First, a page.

What’s perbureira? Some say it’s a soup of beans and lasagna noodles enriched with olive oil and raw garlic. Others might call it a lasagna flavored with a sauce of beans with garlic, and lots of it. However one thinks of it, this is a soup that I was very eager to try at a trattoria in Piemonte. People rave about how delicious it is. It has its own weekend in the summer sagra circuit, with diehard fans waiting in long lines for a portion in a cheap plastic bowl. What I’m about to share are pieces to a puzzle – make that a secret recipe kind of puzzle – that wouldn’t have come together had I not spoken to a lady in a museum for masks.
Trattoria alla Rocca in Rocca Grimalda
I had read nothing but positive reviews on this Slow Food listing so it was a treat to do lunch here and discover for ourselves why everybody says it’s worth a visit. MotH had tartare of Fassona beef (a piemontese breed), followed by stewed tripe and potatoes. I had that bowl of perbureira – beans, garlic and lasagne – but the surprising thing is that the soup itself didn’t have a heavy flavor of garlic. I would venture to say that it was a little bit bland? Grated parmigiano and a tiny fragrant dish of finely chopped garlic in olive oil was served alongside it, allowing you to add as much as you wanted, or not. Apparently perbureira is so popular that each order comes out with a numbered marker – mine was the 4253rd serving in all the years that the trattoria has been open.
Sagra della Peirbuieira in Rocca Grimalda
Save the date: last weekend in August.
Camraderie must run the likes of Robin Hood and his Merry Men, and friendships must be tight like a pack of wolves because anyone familiar with beans and garlic will know that the combination of the two can be a real, ahem, blast. Wish I could say that we’ve been to this! The opinions that I’ve come across are in unison on the garlic. Not so much on the organization. Lines are long, the wait takes forever, but at 32 years of celebrating every August it only proves how big this event has grown. The recipe for perbureira is a well-kept family secret – you won’t find it in any cookbook or website and no outsider seems to have a clue. A nice lady in town told me that there’s a difference between family recipes and restaurant versions, and therein lies the answer. While every family cook has her own special touch, it’s not so much what goes in but how it’s prepared. She said that when her mother made it, it was the best thing ever.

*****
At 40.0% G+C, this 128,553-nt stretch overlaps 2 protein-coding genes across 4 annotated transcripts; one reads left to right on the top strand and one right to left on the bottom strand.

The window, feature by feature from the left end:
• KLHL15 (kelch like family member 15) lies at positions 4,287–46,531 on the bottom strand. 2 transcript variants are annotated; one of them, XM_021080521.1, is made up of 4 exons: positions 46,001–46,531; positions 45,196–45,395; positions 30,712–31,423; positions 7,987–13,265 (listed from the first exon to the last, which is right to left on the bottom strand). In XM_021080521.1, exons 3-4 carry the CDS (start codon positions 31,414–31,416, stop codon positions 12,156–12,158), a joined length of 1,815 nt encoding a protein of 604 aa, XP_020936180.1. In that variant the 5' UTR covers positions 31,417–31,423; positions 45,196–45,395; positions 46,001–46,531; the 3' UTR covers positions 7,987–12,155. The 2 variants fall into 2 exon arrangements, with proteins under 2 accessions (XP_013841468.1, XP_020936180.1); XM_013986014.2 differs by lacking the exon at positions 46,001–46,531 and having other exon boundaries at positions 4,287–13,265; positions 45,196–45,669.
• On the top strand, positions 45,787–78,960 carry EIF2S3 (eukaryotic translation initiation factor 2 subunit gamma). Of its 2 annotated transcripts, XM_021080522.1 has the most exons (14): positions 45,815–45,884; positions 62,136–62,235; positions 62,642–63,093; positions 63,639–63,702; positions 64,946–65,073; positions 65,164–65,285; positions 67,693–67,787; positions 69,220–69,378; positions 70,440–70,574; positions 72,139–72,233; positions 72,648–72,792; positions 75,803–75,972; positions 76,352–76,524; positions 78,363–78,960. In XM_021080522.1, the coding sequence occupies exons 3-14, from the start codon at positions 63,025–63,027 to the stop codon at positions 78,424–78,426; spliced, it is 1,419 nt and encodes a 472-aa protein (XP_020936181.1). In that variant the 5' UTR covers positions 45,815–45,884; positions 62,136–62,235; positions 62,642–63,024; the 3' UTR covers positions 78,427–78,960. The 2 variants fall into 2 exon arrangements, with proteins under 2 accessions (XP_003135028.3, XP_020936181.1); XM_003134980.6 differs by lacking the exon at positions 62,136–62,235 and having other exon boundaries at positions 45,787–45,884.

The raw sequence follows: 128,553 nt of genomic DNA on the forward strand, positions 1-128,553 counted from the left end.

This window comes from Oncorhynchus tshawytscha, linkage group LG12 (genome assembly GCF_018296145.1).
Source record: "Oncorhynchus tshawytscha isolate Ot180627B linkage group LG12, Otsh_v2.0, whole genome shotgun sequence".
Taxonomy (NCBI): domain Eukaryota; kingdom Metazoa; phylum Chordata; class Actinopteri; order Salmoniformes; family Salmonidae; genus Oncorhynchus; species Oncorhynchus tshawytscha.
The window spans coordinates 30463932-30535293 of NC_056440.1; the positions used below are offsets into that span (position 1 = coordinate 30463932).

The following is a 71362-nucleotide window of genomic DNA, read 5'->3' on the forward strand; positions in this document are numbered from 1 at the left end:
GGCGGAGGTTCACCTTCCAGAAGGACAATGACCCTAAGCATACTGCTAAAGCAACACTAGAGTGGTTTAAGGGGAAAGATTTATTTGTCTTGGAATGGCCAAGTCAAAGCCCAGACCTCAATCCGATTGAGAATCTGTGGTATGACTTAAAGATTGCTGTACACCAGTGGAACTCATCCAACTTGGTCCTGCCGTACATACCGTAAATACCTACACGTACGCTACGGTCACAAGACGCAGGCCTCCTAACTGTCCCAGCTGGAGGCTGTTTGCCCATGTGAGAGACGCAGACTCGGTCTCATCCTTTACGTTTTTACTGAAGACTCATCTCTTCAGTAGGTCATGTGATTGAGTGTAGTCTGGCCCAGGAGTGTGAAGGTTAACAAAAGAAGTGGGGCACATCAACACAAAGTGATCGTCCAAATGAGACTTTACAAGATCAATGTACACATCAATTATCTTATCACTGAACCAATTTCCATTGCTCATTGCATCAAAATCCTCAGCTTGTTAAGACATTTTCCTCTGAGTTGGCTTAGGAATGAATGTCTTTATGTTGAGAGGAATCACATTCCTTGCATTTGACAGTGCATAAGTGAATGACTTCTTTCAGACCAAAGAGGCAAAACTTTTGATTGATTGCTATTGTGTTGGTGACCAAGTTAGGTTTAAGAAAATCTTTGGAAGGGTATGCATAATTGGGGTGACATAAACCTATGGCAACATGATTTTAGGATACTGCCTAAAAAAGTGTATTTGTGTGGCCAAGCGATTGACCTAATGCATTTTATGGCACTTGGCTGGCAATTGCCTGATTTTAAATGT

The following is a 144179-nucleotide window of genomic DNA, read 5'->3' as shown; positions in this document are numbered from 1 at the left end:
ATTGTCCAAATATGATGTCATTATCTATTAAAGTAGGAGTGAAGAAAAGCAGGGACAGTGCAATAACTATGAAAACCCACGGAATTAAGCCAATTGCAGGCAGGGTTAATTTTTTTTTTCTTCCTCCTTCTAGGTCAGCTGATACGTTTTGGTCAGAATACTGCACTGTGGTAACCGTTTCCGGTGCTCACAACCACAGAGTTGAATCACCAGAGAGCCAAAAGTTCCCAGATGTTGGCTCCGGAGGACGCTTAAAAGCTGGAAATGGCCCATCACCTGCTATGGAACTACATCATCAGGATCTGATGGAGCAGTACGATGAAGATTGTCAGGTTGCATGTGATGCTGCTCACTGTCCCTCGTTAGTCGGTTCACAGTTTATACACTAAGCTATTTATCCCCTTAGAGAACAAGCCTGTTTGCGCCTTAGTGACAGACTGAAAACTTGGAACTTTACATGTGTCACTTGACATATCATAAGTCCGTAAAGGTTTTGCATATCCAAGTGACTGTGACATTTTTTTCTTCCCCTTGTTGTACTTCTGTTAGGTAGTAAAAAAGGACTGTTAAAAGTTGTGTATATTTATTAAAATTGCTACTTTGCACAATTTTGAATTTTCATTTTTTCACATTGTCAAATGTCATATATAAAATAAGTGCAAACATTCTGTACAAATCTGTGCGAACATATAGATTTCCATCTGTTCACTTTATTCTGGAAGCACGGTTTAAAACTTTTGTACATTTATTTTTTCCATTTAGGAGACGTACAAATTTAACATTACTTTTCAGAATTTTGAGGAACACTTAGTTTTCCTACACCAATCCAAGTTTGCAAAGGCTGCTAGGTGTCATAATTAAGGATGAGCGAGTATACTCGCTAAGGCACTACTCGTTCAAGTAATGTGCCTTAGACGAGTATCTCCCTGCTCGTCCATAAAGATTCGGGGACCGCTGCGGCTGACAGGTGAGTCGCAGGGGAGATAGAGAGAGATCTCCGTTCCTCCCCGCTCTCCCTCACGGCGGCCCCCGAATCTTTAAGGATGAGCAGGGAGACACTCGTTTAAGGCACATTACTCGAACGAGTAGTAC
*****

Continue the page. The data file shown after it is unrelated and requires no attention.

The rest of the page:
Borlotti, garlic and lasagne soup
As the woman stated, it’s how the soup is made, and the difference between home and restaurant is that in the latter, the soup itself is served plain with a side dish of chopped garlic in olive oil. In this way it strikes a happy compromise between fans and non-fans of the stinking rose. The proper method would be to cook the beans WITH the garlic, and to cook fresh strips of lasagne IN the beans. If you calculated your spicchi d’aglio (garlic cloves) and added the just amount, the result is an incredibly pungent and filling meal.
Soak the beans overnight in plenty of water (she mentioned borlotti). Drain the following day and add to a pot of water, along with several cloves of garlic (I used 6 fat cloves for 8 oz. borlotti and also 1 cube for making vegetable broth). Bring to a boil; lower heat to a simmer; cover and cook until tender, adding water as necessary.
Meanwhile, make a small batch of egg pasta, cut into wide strips and again into irregular pieces like maltagliati. When the beans are ready, remove about a cup and set aside. Puree the rest with an immersion blender. Add extra water/broth if need be to achieve a consistency that is neither too liquid nor porridge-like. Add the pasta and cook until done (it’ll cook fast). Check seasonings with salt and pepper. Add the beans that were set aside and serve with grated parmigiano. At this point I don’t think the dish needed any more garlic but for visual purposes and garlic-crazy fans, that extra kick of a raw bite was like a welcome punch in the mouth. Buon appetito!